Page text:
Numerous methods can be used to measure multisensory integration. [21, 23, 25, 28] A popular task that uses behavioral enhancements from multisensory integration is a 2–alternative forced-choice discrimination task with semantically congruent, redundant, multisensory stimuli. [21, 28] In some studies researchers accounted for the redundancy gain, a quickening of response times that occurs with redundant stimuli, by using the race model.  When measuring multisensory integration, temporal and spatial factors of the equipment used to present the stimuli must be carefully considered when designing a task, because both timing and location of stimuli may reduce or deplete multisensory activity. [30, 31] Unfortunately, many studies fail to state or consider in detail the equipment being used in multisensory tasks, which can hinder interpretation of results, [21, 23, 28] a limitation that the present study tries to address.
The purpose of this study was to determine if there were differences in multisensory integration and unisensory and multisensory response times in individuals with SCNP compared with asymptomatic participants, and if the results were consistent over a 4–week interval in the absence of treatment for the SCNP group. It was hypothesized that individuals with SCNP would possess slower response times for both unisensory and multisensory conditions because of the ongoing effects of unreliable proprioceptive feedback from the neck.
The results described are the first to reveal that there is a significant difference in response times for visual and multisensory stimuli in a 2–alternative forced-choice discrimination task between adults with SCNP and asymptomatic controls. These differences are not simply because of slower movement times in general, because previous studies of people with SCNP reported no difference in simple response times in this population but found that the SCNP group had slower response times in more complex tasks (mental rotation). 
Results from this study’s SCNP group are similar to the slow unisensory response times reported in the elderly population in the study by Laurienti et al  Though identifying similar group differences between response times, the actual response time values did not match between the studies. All of our mean values and standard deviation for response times for each stimulus condition and were lower than those of Laurienti et al  possibly because we used equipment and drivers that produced a lower latency and variance than those of Laurienti et al. This is supported by the fact that our mean response times for visual conditions for the asymptomatic young adults (396 ± 35 ms) was lower than their young adult controls for the multisensory condition (485 ± 93 ms). We did not remove responses less than 250 ms; however, the large differences in response times between the 2 studies (eg, visual: 396 ± 35 ms vs 538 ± 117 ms) cannot solely be accounted for by this removal because it would only account for a minor difference (eg, <10 ms for visual).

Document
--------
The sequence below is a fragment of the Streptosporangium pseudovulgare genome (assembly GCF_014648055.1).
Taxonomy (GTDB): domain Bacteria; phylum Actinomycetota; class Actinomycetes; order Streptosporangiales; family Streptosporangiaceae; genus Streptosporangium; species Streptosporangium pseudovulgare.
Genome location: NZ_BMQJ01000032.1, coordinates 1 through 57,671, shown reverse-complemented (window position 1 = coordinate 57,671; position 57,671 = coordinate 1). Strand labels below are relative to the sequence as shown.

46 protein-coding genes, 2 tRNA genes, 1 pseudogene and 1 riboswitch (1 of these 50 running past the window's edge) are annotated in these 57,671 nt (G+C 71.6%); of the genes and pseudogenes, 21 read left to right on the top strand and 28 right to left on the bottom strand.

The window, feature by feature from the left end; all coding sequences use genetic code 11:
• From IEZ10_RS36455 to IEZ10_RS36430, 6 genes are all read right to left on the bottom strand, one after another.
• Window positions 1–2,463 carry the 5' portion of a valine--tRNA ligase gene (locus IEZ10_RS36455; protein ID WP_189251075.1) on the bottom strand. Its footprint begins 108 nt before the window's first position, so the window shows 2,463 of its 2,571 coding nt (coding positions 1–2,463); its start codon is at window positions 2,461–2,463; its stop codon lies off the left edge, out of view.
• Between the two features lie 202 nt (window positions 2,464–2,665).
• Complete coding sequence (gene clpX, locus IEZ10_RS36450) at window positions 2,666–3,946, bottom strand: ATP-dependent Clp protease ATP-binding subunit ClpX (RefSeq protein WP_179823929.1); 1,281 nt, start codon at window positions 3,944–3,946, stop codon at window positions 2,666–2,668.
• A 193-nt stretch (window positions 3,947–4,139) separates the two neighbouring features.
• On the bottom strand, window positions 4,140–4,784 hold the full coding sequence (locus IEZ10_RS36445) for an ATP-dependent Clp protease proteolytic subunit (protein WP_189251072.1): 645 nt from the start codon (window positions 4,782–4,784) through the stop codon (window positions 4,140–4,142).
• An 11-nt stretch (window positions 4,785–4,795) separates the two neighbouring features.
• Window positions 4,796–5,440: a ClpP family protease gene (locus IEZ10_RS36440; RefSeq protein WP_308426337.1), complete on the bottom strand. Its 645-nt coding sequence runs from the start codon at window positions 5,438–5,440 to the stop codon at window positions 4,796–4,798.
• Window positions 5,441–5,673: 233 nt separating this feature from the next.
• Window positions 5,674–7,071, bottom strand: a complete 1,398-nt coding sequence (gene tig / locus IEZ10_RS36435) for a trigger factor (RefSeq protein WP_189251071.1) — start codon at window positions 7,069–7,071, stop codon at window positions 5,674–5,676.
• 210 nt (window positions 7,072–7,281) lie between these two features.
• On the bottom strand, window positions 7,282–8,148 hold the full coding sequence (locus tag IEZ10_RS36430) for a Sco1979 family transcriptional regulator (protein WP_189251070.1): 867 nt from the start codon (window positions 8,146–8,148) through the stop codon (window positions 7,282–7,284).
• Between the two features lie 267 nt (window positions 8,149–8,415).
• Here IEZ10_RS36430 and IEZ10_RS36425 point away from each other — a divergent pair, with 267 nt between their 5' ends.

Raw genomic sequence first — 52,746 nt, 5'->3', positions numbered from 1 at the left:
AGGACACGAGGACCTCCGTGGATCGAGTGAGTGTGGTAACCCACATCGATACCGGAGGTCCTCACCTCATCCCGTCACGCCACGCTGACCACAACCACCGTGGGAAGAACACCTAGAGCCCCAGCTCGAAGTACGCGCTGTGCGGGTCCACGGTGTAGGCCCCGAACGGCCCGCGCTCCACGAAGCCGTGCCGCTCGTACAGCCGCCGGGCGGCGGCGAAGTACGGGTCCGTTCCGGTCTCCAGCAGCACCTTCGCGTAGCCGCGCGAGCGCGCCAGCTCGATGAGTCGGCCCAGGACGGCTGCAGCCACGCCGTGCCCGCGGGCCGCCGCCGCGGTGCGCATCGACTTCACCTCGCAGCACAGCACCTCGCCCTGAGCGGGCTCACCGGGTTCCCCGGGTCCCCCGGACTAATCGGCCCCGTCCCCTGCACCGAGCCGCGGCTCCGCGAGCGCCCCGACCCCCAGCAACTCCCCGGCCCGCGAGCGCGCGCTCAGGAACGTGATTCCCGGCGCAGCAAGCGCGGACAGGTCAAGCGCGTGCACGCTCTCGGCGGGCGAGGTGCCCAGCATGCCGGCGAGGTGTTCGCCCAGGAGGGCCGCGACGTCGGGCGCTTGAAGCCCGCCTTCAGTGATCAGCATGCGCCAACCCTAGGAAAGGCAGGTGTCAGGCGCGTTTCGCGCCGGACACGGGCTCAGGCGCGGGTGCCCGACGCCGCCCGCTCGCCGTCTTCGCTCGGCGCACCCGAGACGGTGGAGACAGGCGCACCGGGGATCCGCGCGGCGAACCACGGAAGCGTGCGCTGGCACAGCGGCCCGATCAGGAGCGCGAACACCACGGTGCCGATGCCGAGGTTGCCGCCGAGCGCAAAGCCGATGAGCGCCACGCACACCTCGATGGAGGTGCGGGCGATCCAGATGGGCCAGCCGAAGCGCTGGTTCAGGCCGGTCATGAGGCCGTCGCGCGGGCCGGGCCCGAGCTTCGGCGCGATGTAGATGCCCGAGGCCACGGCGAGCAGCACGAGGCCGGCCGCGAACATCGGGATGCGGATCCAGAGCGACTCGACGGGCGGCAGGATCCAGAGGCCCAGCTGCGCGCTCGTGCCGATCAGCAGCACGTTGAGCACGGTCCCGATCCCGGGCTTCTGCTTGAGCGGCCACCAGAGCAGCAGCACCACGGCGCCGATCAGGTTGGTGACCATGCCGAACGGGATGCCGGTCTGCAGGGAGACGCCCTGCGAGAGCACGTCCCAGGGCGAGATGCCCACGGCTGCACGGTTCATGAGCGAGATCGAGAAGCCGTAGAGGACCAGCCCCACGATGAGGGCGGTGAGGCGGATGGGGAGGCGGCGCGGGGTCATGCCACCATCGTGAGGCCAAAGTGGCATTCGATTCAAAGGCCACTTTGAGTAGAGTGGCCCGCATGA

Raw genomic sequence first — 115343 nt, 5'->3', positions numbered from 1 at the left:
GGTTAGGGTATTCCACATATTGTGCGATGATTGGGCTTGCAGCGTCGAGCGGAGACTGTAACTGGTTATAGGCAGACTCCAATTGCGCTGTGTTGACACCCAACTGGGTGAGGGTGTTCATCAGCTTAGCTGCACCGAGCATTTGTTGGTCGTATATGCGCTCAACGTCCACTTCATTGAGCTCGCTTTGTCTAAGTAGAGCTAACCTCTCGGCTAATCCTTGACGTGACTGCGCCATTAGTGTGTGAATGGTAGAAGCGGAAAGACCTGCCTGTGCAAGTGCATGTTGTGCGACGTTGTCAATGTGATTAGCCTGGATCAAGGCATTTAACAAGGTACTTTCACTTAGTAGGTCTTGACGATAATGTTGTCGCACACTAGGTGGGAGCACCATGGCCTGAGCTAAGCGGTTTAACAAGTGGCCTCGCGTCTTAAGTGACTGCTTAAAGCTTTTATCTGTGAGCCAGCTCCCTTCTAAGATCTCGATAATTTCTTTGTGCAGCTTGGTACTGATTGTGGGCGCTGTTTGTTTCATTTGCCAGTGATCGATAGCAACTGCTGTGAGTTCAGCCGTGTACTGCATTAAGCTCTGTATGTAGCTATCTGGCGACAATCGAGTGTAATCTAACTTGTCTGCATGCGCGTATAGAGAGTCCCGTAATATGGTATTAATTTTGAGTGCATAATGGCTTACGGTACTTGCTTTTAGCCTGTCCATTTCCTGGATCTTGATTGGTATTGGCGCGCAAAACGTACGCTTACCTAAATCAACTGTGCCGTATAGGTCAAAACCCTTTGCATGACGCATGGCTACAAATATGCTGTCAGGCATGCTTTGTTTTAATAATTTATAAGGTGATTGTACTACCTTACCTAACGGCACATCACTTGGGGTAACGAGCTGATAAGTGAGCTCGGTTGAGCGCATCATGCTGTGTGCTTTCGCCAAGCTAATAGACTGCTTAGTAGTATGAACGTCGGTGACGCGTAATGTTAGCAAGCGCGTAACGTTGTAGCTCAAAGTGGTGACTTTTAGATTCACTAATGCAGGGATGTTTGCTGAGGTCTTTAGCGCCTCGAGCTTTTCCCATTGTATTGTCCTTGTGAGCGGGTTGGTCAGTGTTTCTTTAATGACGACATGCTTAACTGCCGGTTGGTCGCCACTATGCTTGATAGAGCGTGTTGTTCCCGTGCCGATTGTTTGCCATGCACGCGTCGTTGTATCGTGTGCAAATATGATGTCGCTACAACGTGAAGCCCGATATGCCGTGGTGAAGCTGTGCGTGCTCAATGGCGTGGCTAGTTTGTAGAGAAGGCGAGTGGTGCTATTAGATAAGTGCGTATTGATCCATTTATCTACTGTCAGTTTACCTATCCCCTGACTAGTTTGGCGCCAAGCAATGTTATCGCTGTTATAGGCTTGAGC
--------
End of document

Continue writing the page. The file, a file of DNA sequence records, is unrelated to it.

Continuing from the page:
Our standard deviations were almost one-third of the values reported by Laurienti et al  coupled with our faster response times, suggesting that our stimulus presentations were stronger because of a combination of smaller delays and lower variability in timing of stimulus presentation and recording parameters of the equipment used to collect the data. The multisensory gain was not as great as expected because the difference between the visual and multisensory stimulus was extremely small for the control group and SCNP group and there was no significant difference in the multisensory gain between the 2 groups for both the standard t test and CDF analysis. This is dissimilar to some earlier work, [21, 28] which reported a large difference between their visual and multisensory stimuli for all groups. Researchers have pointed to the importance of spatial and temporal factors in the stimulus presentation required to create multisensory integration, [30, 31] which may not have been effective enough in this experiment. However, Meredith and Stein  have reported multisensory integration when there is a delay of up to 100 ms between the 2 multisensory stimuli. The multisensory response times were similar to what the race model had predicted as simply being a redundancy gain. The race model predicts that the quickest response to combined audiovisual stimuli is a “redundant signal effect” that is explained by a summation of the probability of either stimulus being presented. Times faster than this are considered to represent true multisensory integration, rather than just interaction. 
However, Juan et al  recently conducted a study in both rhesus macaque monkeys and human participants. They used a large collection of both unimodal and bimodal audiovisual stimuli with semantic specificities that were presented at different saliencies (weightings). The authors reproduced the redundant signal effect; however, there were no systematic violations of the race model. The authors concluded that the redundancy effect at a neural level depends on how complex the stimuli are, with different consequences for unisensory vs multisensory brain areas.  This suggests that the reason that we did not identify enhanced multisensory gain may have been because our visual and auditory stimuli were not sufficiently complex for multisensory gain to provide any advantage, because our visual response times were already so fast relative to other studies as a result of careful attention to technical factors to minimize latencies of stimulus presentations.